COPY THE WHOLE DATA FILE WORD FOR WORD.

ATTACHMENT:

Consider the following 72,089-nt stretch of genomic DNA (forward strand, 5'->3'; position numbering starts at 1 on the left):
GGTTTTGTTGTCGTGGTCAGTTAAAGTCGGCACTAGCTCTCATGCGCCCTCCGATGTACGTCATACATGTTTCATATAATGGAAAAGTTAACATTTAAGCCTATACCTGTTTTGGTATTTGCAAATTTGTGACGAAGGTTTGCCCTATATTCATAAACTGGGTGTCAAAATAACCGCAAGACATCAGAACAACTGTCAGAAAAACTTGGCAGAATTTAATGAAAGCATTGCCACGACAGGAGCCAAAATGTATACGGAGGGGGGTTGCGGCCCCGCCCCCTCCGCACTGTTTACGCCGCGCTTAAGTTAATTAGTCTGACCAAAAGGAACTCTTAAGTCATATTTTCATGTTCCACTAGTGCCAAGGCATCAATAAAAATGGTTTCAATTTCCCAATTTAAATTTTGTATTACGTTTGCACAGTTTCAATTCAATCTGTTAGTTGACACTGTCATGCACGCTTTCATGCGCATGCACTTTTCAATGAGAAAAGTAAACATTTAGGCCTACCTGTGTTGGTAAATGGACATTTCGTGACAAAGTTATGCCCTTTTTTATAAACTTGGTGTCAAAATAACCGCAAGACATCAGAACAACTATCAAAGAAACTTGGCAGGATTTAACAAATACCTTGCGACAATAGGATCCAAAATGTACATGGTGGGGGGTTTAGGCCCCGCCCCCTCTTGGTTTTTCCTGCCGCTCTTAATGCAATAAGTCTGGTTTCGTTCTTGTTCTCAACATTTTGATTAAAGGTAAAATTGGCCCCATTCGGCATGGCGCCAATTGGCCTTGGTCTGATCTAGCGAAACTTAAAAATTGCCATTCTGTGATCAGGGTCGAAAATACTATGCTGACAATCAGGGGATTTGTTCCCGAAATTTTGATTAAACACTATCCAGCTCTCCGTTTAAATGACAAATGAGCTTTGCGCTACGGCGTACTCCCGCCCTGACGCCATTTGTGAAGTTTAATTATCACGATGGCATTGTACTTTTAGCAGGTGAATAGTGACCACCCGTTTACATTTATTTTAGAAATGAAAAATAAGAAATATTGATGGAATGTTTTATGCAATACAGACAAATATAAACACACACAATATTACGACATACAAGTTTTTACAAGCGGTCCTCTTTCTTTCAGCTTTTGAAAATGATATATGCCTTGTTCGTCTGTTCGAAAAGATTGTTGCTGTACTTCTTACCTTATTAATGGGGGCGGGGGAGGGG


Consider the following 72,089-nt stretch of genomic DNA (forward strand, 5'->3'; position numbering starts at 1 on the left):
GGTTTTGTTGTCGTGGTCAGTTAAAGTCGGCACTAGCTCTCATGCGCCCTCCGATGTACGTCATACATGTTTCATATAATGGAAAAGTTAACATTTAAGCCTATACCTGTTTTGGTATTTGCAAATTTGTGACGAAGGTTTGCCCTATATTCATAAACTGGGTGTCAAAATAACCGCAAGACATCAGAACAACTGTCAGAAAAACTTGGCAGAATTTAATGAAAGCATTGCCACGACAGGAGCCAAAATGTATACGGAGGGGGGTTGCGGCCCCGCCCCCTCCGCACTGTTTACGCCGCGCTTAAGTTAATTAGTCTGACCAAAAGGAACTCTTAAGTCATATTTTCATGTTCCACTAGTGCCAAGGCATCAATAAAAATGGTTTCAATTTCCCAATTTAAATTTTGTATTACGTTTGCACAGTTTCAATTCAATCTGTTAGTTGACACTGTCATGCACGCTTTCATGCGCATGCACTTTTCAATGAGAAAAGTAAACATTTAGGCCTACCTGTGTTGGTAAATGGACATTTCGTGACAAAGTTATGCCCTTTTTTATAAACTTGGTGTCAAAATAACCGCAAGACATCAGAACAACTATCAAAGAAACTTGGCAGGATTTAACAAATACCTTGCGACAATAGGATCCAAAATGTACATGGTGGGGGGTTTAGGCCCCGCCCCCTCTTGGTTTTTCCTGCCGCTCTTAATGCAATAAGTCTGGTTTCGTTCTTGTTCTCAACATTTTGATTAAAGGTAAAATTGGCCCCATTCGGCATGGCGCCAATTGGCCTTGGTCTGATCTAGCGAAACTTAAAAATTGCCATTCTGTGATCAGGGTCGAAAATACTATGCTGACAATCAGGGGATTTGTTCCCGAAATTTTGATTAAACACTATCCAGCTCTCCGTTTAAATGACAAATGAGCTTTGCGCTACGGCGTACTCCCGCCCTGACGCCATTTGTGAAGTTTAATTATCACGATGGCATTGTACTTTTAGCAGGTGAATAGTGACCACCCGTTTACATTTATTTTAGAAATGAAAAATAAGAAATATTGATGGAATGTTTTATGCAATACAGACAAATATAAACACACACAATATTACGACATACAAGTTTTTACAAGCGGTCCTCTTTCTTTCAGCTTTTGAAAATGATATATGCCTTGTTCGTCTGTTCGAAAAGATTGTTGCTGTACTTCTTACCTTATTAATGGGGGCGGGGGAGGGG